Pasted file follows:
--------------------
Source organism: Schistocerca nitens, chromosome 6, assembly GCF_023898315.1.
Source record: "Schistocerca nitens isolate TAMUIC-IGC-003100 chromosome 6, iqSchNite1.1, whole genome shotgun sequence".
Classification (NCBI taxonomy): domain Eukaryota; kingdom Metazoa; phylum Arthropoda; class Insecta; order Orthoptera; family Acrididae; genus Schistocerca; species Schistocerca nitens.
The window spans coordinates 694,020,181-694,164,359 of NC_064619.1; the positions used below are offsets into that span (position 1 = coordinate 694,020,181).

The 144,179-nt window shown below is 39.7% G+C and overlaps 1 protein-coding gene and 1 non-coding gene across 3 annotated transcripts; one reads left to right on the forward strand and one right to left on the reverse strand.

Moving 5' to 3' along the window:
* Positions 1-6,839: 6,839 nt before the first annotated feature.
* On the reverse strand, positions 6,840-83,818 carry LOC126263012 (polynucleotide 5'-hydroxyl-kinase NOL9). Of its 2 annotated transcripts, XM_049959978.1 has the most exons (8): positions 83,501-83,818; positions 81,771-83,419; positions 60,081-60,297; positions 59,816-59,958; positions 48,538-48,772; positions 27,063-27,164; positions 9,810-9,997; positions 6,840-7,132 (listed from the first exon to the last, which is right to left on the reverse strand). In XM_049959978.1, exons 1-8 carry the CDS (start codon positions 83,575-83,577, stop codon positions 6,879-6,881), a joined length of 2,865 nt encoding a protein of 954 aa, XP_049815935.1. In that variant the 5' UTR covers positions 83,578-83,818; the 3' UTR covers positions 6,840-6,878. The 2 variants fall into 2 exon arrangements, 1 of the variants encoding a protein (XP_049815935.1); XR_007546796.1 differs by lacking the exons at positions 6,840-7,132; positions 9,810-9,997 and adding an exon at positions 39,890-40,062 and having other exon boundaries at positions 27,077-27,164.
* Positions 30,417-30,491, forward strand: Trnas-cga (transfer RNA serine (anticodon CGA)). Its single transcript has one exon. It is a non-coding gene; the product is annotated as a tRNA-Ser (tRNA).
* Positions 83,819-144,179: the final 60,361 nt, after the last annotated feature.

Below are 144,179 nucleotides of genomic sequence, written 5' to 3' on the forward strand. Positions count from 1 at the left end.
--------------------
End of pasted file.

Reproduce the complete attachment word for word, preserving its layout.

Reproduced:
Source organism: Schistocerca nitens, chromosome 6, assembly GCF_023898315.1.
Source record: "Schistocerca nitens isolate TAMUIC-IGC-003100 chromosome 6, iqSchNite1.1, whole genome shotgun sequence".
Classification (NCBI taxonomy): domain Eukaryota; kingdom Metazoa; phylum Arthropoda; class Insecta; order Orthoptera; family Acrididae; genus Schistocerca; species Schistocerca nitens.
The window spans coordinates 694,020,181-694,164,359 of NC_064619.1; the positions used below are offsets into that span (position 1 = coordinate 694,020,181).

The 144,179-nt window shown below is 39.7% G+C and overlaps 1 protein-coding gene and 1 non-coding gene across 3 annotated transcripts; one reads left to right on the forward strand and one right to left on the reverse strand.

Moving 5' to 3' along the window:
* Positions 1-6,839: 6,839 nt before the first annotated feature.
* On the reverse strand, positions 6,840-83,818 carry LOC126263012 (polynucleotide 5'-hydroxyl-kinase NOL9). Of its 2 annotated transcripts, XM_049959978.1 has the most exons (8): positions 83,501-83,818; positions 81,771-83,419; positions 60,081-60,297; positions 59,816-59,958; positions 48,538-48,772; positions 27,063-27,164; positions 9,810-9,997; positions 6,840-7,132 (listed from the first exon to the last, which is right to left on the reverse strand). In XM_049959978.1, exons 1-8 carry the CDS (start codon positions 83,575-83,577, stop codon positions 6,879-6,881), a joined length of 2,865 nt encoding a protein of 954 aa, XP_049815935.1. In that variant the 5' UTR covers positions 83,578-83,818; the 3' UTR covers positions 6,840-6,878. The 2 variants fall into 2 exon arrangements, 1 of the variants encoding a protein (XP_049815935.1); XR_007546796.1 differs by lacking the exons at positions 6,840-7,132; positions 9,810-9,997 and adding an exon at positions 39,890-40,062 and having other exon boundaries at positions 27,077-27,164.
* Positions 30,417-30,491, forward strand: Trnas-cga (transfer RNA serine (anticodon CGA)). Its single transcript has one exon. It is a non-coding gene; the product is annotated as a tRNA-Ser (tRNA).
* Positions 83,819-144,179: the final 60,361 nt, after the last annotated feature.

Below are 144,179 nucleotides of genomic sequence, written 5' to 3' on the forward strand. Positions count from 1 at the left end.